The Monkey’s Paw by W.W. Jacobs, 1902
The magic trick:
Establishing a warmth between the family in the story’s first section
Its status as a creepy horror classic seems assured on the premise alone. The whole three wishes thing. A twisted monkey’s paw. The standard trope of British Empire literature in which all darkness and terror hails from the mysterious abroad. Yeah, all the pieces are in place.
But “The Monkey’s Paw” is a bit more than simple scary story. It tugs at the heartstrings. How? Why? It’s not a long story at all. There really isn’t much time to create rich characters. What Jacbos does accomplish is he very effectively gives the family in question a rosy glow during the story’s first section. We may not really get to know the individual family members well, but we do understand that there is a real love felt between them. When the father says, “It seems to me I’ve got all I want,” yeah it’s a little corny but your heart melts. This of course makes the second half of the story not just terrifying but emotional for the reader as well. And that’s quite a trick on Jacobs’s part.
“If the tale about the monkey paw is not more truthful than those he has been telling us,” said Herbert, as the door closed behind their guest, just in time for him to catch the last train, “we shan’t make much out of it.”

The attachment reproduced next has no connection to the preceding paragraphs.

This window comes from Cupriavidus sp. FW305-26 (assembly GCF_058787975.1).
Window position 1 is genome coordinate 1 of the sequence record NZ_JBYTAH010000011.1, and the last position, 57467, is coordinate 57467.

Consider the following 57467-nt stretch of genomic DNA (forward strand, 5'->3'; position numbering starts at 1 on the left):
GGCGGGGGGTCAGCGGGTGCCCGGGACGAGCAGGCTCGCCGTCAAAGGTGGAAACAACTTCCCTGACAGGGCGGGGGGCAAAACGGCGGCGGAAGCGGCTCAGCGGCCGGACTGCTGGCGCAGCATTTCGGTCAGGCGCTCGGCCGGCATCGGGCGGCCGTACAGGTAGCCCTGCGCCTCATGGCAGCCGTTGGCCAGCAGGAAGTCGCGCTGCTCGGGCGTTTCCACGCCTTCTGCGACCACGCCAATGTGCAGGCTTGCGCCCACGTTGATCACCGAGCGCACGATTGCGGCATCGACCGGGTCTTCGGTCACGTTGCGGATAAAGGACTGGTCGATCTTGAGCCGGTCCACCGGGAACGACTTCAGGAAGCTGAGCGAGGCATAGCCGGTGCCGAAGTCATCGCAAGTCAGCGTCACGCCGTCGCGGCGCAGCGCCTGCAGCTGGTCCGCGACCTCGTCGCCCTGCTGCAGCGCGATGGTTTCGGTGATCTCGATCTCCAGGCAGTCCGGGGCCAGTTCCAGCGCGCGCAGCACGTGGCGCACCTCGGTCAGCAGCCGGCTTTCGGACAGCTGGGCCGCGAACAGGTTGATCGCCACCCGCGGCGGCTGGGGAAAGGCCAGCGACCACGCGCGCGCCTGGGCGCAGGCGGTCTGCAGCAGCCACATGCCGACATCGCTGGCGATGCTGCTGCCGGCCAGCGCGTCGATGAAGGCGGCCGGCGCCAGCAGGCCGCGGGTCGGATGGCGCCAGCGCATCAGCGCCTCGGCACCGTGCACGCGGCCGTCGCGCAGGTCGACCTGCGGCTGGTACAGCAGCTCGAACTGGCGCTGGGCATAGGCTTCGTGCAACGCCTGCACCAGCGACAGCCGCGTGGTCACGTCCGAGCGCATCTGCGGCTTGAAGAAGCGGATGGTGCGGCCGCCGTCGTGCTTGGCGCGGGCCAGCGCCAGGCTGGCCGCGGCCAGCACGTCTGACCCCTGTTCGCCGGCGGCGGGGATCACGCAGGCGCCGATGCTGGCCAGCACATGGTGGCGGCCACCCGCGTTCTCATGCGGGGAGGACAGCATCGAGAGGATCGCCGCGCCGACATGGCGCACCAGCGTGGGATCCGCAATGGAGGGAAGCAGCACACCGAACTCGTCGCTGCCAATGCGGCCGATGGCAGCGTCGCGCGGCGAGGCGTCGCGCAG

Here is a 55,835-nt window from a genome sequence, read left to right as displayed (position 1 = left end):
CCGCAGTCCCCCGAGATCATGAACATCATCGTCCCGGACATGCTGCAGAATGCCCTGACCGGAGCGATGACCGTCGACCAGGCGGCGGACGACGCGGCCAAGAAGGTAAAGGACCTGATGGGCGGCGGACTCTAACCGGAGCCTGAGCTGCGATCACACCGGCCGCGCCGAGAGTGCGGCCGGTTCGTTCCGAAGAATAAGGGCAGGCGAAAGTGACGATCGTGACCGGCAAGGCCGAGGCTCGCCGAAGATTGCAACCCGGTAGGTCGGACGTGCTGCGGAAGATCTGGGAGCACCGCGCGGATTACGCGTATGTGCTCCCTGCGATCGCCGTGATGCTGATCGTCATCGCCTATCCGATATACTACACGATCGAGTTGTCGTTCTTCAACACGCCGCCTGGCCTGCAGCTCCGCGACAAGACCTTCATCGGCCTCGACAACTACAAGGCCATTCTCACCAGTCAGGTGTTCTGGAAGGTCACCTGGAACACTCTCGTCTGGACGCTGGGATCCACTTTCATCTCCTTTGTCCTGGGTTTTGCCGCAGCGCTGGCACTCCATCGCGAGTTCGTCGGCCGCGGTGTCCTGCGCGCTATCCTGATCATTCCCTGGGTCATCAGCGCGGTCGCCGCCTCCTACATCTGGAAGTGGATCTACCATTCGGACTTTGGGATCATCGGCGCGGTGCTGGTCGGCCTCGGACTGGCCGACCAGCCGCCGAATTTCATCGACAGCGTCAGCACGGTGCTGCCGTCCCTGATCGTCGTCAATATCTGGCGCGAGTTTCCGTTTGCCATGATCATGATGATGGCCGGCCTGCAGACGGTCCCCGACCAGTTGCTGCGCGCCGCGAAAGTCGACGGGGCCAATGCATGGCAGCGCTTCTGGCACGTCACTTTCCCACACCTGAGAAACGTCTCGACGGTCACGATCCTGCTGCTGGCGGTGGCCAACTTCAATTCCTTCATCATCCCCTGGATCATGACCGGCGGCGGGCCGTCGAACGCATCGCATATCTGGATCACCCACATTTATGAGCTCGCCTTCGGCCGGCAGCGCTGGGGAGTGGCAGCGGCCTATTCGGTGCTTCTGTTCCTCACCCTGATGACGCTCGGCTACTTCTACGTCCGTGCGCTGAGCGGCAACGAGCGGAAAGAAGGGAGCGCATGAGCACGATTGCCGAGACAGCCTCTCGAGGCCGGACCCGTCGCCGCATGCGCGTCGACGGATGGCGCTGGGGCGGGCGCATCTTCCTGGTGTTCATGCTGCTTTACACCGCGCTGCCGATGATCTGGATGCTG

“Did you give him anything for it, father?” inquired Mrs. White, regarding her husband closely.
“A trifle,” said he, colouring slightly. “He didn’t want it, but I made him take it. And he pressed me again to throw it away.”
“Likely,” said Herbert, with pretended horror. “Why, we’re going to be rich, and famous, and happy. Wish to be an emperor, father, to begin with; then you can’t be henpecked.”
He darted round the table, pursued by the maligned Mrs. White armed with an antimacassar.
Mr. White took the paw from his pocket and eyed it dubiously. “I don’t know what to wish for, and that’s a fact,” he said slowly. “It seems to me I’ve got all I want.”
“If you only cleared the house, you’d be quite happy, wouldn’t you?” said Herbert, with his hand on his shoulder. “Well, wish for two hundred pounds, then; that’ll just do it.”